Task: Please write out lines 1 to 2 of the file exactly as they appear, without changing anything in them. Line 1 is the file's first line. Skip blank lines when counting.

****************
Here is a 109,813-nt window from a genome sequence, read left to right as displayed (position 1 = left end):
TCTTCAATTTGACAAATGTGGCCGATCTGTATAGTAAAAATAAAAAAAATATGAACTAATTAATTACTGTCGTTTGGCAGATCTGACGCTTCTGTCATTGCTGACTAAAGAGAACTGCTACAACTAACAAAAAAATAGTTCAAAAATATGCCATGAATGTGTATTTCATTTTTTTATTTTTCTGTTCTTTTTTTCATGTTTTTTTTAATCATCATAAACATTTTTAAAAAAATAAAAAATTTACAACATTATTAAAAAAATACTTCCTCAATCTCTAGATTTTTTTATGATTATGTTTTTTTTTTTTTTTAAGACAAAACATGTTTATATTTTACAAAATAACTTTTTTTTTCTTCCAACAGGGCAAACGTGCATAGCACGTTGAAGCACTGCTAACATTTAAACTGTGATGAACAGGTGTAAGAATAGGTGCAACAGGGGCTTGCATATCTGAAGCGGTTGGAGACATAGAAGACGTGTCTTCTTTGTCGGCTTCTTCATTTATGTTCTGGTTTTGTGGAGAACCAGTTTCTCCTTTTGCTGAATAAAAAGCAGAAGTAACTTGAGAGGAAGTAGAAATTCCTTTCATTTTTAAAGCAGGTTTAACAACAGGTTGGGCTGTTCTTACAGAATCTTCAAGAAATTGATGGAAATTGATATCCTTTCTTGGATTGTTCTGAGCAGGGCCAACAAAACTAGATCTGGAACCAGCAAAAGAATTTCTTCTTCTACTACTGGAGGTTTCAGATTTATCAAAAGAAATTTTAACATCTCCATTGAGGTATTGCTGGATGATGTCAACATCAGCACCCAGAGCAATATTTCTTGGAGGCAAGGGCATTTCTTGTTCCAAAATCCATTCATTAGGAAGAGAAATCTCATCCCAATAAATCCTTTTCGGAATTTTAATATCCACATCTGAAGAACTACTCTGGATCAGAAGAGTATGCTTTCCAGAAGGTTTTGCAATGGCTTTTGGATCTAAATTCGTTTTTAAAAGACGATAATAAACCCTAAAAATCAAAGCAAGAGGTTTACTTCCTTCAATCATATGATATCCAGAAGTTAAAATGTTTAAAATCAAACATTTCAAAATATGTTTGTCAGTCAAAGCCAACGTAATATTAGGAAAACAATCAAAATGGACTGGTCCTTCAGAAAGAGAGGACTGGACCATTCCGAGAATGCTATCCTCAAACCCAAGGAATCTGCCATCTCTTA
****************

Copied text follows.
Here is a 109,813-nt window from a genome sequence, read left to right as displayed (position 1 = left end):
TCTTCAATTTGACAAATGTGGCCGATCTGTATAGTAAAAATAAAAAAAATATGAACTAATTAATTACTGTCGTTTGGCAGATCTGACGCTTCTGTCATTGCTGACTAAAGAGAACTGCTACAACTAACAAAAAAATAGTTCAAAAATATGCCATGAATGTGTATTTCATTTTTTTATTTTTCTGTTCTTTTTTTCATGTTTTTTTTAATCATCATAAACATTTTTAAAAAAATAAAAAATTTACAACATTATTAAAAAAATACTTCCTCAATCTCTAGATTTTTTTATGATTATGTTTTTTTTTTTTTTTAAGACAAAACATGTTTATATTTTACAAAATAACTTTTTTTTTCTTCCAACAGGGCAAACGTGCATAGCACGTTGAAGCACTGCTAACATTTAAACTGTGATGAACAGGTGTAAGAATAGGTGCAACAGGGGCTTGCATATCTGAAGCGGTTGGAGACATAGAAGACGTGTCTTCTTTGTCGGCTTCTTCATTTATGTTCTGGTTTTGTGGAGAACCAGTTTCTCCTTTTGCTGAATAAAAAGCAGAAGTAACTTGAGAGGAAGTAGAAATTCCTTTCATTTTTAAAGCAGGTTTAACAACAGGTTGGGCTGTTCTTACAGAATCTTCAAGAAATTGATGGAAATTGATATCCTTTCTTGGATTGTTCTGAGCAGGGCCAACAAAACTAGATCTGGAACCAGCAAAAGAATTTCTTCTTCTACTACTGGAGGTTTCAGATTTATCAAAAGAAATTTTAACATCTCCATTGAGGTATTGCTGGATGATGTCAACATCAGCACCCAGAGCAATATTTCTTGGAGGCAAGGGCATTTCTTGTTCCAAAATCCATTCATTAGGAAGAGAAATCTCATCCCAATAAATCCTTTTCGGAATTTTAATATCCACATCTGAAGAACTACTCTGGATCAGAAGAGTATGCTTTCCAGAAGGTTTTGCAATGGCTTTTGGATCTAAATTCGTTTTTAAAAGACGATAATAAACCCTAAAAATCAAAGCAAGAGGTTTACTTCCTTCAATCATATGATATCCAGAAGTTAAAATGTTTAAAATCAAACATTTCAAAATATGTTTGTCAGTCAAAGCCAACGTAATATTAGGAAAACAATCAAAATGGACTGGTCCTTCAGAAAGAGAGGACTGGACCATTCCGAGAATGCTATCCTCAAACCCAAGGAATCTGCCATCTCTTA